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#26 ‘Rift S’ hints revealed in Oculus PC software

After Oculus co-founder Brendan Iribe left the company late last year, TechCrunch reported a shift in strategy from developing a "Rift 2" to a more lightly-refreshed "Rift S" VR headset. Now UploadVR cites code found in the Oculus PC software referencing the new device and giving some hints of its capabilities.

A "lighting frequency for Rift S cameras to adjust to room lighting" toggle suggests built-in tracking cameras, while a software setting to adjust "IPD (Interpupillary Distance)" shows it will drop the original Rift's hardware IPD adjustment.

Not surprisingly, it seems to have some things in common with the standalone Oculus Quest. Even if it doesn't follow the original Rift's path in pushing the envelope and showing people the cutting edge of what VR experiences can be, a simpler setup that's slightly more accessible is closer to what the company's owners at Facebook have in mind.

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#27 A kids’ smartwatch was recalled by the EU over privacy concerns

A smartwatch designed for children, the Enox Safe Kid One, was recalled by the EU over data privacy concerns, as reported by ZDNet. It was discovered that the watch, which is equipped with a GPS, microphone, and speaker to make calls and send SMS texts, could be easily hacked by third parties. It doesn’t appear that the watch was ever sold in North America, and although it’s not the first time that children’s toys have been found to have security holes, this marks the first time that the European commission has stepped in with a product recall.

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The smartwatch’s security issues were brought to light in a RAPEX (Rapid Alert System for Non-Food Products) report, which warned that the watch’s companion Android app had “unencrypted communications with its backend server,” which enabled “unauthenticated access to data.” This opened up data like location history, phone numbers, and the serial number to malicious actors, who could easily find and change the data. Once hacked, a stranger could potentially use the watch to make calls to a child, find the child’s location, or conceal their true location from their parents.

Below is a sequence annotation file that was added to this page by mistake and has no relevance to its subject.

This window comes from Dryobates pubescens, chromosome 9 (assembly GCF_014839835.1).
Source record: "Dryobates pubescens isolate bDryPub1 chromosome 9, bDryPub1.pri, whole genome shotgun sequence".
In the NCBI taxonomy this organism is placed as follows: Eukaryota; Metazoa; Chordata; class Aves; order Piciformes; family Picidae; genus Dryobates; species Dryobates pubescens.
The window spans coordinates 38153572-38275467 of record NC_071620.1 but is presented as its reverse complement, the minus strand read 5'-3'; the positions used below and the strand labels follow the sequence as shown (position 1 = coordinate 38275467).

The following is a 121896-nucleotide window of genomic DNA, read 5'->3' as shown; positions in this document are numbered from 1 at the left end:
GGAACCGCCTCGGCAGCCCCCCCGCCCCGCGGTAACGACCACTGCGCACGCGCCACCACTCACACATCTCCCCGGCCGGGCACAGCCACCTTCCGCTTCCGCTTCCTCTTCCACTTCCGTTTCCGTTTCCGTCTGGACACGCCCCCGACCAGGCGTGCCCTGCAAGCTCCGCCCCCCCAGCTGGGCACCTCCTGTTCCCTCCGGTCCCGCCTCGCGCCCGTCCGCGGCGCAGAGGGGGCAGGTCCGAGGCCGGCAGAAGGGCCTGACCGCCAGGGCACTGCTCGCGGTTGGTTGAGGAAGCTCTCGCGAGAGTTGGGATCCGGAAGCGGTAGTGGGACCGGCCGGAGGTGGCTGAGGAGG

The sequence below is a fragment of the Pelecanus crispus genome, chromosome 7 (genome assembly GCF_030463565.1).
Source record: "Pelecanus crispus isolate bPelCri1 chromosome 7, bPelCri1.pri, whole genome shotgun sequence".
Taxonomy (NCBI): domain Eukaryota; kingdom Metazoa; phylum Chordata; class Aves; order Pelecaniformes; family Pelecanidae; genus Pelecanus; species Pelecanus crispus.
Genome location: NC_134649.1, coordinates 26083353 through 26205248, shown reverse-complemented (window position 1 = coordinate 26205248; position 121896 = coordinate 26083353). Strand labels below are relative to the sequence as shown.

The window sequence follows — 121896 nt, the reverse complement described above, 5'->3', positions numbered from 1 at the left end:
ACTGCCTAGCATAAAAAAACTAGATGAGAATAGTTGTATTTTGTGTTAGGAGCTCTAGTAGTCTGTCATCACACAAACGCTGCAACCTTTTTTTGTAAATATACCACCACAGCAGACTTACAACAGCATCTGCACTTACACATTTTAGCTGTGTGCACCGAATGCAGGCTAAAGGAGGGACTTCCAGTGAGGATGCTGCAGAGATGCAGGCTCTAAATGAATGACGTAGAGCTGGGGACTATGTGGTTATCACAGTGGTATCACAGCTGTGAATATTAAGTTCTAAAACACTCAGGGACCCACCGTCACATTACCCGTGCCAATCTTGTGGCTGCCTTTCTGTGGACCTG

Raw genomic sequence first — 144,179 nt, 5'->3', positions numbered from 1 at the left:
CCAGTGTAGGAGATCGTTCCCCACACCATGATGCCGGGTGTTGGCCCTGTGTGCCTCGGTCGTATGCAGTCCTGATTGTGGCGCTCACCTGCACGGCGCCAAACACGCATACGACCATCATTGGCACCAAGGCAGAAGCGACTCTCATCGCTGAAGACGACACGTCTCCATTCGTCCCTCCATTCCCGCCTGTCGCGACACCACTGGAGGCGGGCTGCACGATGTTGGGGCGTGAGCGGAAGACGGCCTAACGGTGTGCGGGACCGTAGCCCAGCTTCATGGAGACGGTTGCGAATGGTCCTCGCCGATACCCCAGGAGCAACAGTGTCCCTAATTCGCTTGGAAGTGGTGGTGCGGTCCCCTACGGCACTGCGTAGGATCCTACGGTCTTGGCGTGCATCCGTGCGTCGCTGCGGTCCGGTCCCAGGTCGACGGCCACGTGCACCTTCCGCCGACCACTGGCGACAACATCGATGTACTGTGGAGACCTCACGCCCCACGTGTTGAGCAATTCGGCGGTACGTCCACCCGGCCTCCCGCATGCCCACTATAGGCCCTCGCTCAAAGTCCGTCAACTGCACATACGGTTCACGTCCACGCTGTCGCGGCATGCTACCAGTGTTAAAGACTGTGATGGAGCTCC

Smartwatches for kids have been banned in Germany since 2017, when the country’s telecommunications agency Bundesnetzagentur classified the devices as “prohibited listening devices.” The European Consumer Organisation (BEUC) also published a report in 2017 about the privacy concerns surrounding kids’ smartwatches. Today’s news likely won’t be the last time the European commission sends out another warning about security flaws, or orders for a recall.

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#28 Twitter may soon allow you to edit your tweets, but there’s an important catch

Twitter CEO Jack Dorsey has revealed the company is considering implementing a new feature that would allow users to edit their posts.